As a final step for the face, I gave Una some lip color using Sanguine Base and Sanguine Highlight. The darker color goes on the upper lip because it’s in shadow, and lighter on the bottom. I add a very small highlight on the lower lip by mixing the Sanguine Highlight with some Ryn Flesh to give the lip a fuller feeling.
In order to make sure everything looks good before I move on to the rest of the model, I block in the colors around the face. So I did a quick base coat of the hair, the hood, and the shirt by her neck. This serves as a good check on whether or not I’ve achieved a decent level of contrast on the skin tones, and helps me see what the face is going to look like in the context of the rest of the model.
Since the model I’m working with here is pretty small, work-in-progress photos with even my good camera are less than perfectly detailed. I’ve drawn a simple diagram of how I place my shadows and highlights on a face given a sort of ambient, overhead lighting, like what you would find if they were outside on a sunny afternoon. Placement of shadows and highlights can change drastically under different or more dramatic lighting situations, but given a model you’re going to play with on the table, those usually don’t apply. The colors are a little exaggerated for effect and clarity in understanding the “zones” of the face.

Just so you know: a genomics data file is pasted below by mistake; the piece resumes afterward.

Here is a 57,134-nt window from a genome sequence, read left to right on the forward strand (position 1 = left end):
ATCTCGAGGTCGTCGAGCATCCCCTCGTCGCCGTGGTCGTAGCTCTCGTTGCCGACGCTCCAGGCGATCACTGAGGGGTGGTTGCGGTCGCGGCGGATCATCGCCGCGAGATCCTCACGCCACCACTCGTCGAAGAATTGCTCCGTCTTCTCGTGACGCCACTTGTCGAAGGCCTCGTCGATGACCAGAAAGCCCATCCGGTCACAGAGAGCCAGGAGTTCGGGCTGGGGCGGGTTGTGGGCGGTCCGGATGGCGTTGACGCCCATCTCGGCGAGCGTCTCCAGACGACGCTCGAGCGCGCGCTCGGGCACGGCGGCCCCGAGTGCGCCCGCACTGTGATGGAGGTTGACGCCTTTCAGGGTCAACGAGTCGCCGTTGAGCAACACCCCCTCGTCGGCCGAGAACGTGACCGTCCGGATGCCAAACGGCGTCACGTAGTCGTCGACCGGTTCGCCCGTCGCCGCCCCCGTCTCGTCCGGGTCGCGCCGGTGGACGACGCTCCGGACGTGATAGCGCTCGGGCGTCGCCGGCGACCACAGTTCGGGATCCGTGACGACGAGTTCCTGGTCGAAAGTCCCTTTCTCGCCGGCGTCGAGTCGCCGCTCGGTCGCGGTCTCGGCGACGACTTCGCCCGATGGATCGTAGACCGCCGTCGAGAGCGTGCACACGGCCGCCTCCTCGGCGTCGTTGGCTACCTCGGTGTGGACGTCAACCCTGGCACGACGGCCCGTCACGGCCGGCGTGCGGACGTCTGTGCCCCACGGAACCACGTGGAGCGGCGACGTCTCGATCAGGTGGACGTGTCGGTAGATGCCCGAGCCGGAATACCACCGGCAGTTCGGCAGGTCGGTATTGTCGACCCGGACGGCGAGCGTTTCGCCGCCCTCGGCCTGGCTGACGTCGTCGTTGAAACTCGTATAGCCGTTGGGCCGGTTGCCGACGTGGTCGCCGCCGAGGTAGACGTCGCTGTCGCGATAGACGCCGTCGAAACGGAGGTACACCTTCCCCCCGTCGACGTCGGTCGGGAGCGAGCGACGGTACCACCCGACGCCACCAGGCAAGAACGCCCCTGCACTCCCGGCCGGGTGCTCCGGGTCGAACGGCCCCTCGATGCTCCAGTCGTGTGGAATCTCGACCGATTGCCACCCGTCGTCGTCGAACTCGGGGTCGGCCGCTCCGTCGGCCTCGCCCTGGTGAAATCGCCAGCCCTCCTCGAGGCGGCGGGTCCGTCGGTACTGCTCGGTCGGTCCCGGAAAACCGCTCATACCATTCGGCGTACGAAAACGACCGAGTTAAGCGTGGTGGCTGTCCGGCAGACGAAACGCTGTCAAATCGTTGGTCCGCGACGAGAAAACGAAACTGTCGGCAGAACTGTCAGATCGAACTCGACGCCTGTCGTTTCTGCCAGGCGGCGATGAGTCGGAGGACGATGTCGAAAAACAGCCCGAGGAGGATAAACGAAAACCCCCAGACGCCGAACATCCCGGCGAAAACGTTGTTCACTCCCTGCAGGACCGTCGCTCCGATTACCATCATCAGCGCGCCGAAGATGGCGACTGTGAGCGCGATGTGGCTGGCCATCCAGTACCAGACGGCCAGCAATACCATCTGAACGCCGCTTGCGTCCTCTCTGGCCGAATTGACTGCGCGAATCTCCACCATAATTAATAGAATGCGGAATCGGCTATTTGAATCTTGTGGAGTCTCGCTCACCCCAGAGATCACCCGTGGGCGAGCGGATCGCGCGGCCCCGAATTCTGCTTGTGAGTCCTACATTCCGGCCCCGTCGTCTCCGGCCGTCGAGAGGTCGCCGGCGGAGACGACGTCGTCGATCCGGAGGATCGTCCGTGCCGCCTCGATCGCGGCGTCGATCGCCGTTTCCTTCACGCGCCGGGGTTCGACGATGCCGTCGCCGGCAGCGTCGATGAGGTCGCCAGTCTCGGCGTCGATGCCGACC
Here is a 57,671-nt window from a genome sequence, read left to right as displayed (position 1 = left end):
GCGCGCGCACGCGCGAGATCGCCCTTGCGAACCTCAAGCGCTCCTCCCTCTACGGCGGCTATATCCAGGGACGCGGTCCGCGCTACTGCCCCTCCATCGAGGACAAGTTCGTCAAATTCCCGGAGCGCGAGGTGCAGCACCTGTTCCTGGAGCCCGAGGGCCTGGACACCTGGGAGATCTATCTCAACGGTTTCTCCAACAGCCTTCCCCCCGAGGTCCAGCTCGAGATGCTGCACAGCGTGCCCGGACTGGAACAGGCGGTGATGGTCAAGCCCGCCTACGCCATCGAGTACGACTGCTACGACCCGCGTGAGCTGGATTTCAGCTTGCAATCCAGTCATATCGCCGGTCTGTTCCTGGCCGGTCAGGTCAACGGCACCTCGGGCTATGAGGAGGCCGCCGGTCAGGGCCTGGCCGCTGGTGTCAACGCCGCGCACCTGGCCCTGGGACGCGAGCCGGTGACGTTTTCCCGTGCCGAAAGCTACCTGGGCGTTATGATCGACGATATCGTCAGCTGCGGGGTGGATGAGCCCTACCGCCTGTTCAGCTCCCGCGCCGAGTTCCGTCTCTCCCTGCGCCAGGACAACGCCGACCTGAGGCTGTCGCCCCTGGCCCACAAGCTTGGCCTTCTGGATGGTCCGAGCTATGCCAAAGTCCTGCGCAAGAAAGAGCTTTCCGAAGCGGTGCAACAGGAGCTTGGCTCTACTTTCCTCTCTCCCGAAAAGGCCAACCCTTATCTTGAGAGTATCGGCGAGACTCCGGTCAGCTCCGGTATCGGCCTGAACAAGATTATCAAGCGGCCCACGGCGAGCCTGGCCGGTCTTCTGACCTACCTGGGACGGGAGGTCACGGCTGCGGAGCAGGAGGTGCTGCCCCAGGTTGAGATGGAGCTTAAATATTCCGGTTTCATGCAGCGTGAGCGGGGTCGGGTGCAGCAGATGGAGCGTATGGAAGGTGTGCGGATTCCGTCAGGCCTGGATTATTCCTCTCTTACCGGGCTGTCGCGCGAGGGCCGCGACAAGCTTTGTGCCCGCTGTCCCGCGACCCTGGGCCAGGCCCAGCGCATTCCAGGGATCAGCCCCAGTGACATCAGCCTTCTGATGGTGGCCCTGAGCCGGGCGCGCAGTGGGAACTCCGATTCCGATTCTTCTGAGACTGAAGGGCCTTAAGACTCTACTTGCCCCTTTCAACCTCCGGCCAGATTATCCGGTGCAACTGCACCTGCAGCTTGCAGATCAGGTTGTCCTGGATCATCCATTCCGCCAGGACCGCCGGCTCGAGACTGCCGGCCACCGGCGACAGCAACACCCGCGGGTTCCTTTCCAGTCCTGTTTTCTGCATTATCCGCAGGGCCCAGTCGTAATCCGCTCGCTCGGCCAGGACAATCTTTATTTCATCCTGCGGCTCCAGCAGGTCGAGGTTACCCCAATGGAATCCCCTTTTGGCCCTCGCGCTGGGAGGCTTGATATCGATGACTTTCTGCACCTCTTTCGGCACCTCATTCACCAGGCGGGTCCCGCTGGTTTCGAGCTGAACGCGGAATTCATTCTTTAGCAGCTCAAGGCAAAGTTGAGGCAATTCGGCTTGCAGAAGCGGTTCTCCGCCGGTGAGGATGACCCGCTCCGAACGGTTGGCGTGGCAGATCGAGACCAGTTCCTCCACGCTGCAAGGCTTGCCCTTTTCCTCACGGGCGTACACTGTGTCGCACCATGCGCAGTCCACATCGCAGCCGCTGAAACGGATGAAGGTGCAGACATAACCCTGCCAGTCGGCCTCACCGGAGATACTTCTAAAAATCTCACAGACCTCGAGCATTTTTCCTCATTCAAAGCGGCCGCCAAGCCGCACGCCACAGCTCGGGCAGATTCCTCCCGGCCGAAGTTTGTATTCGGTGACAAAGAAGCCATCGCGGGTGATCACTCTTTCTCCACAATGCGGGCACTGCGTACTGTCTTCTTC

Now that the face is done I tackle the model from the inside out, moving on to the fabrics, and then the armor, and then all the little details afterwards.
And then after a hundred feathers, we have the finished model!
I hope this is helpful in showing exactly how I tackle faces on models. Even when they’re small in scale like Una, the face is where we’re programmed as humans to look first. It’s worth spending the extra time and practice on getting it right! Until next time, Happy Gaming!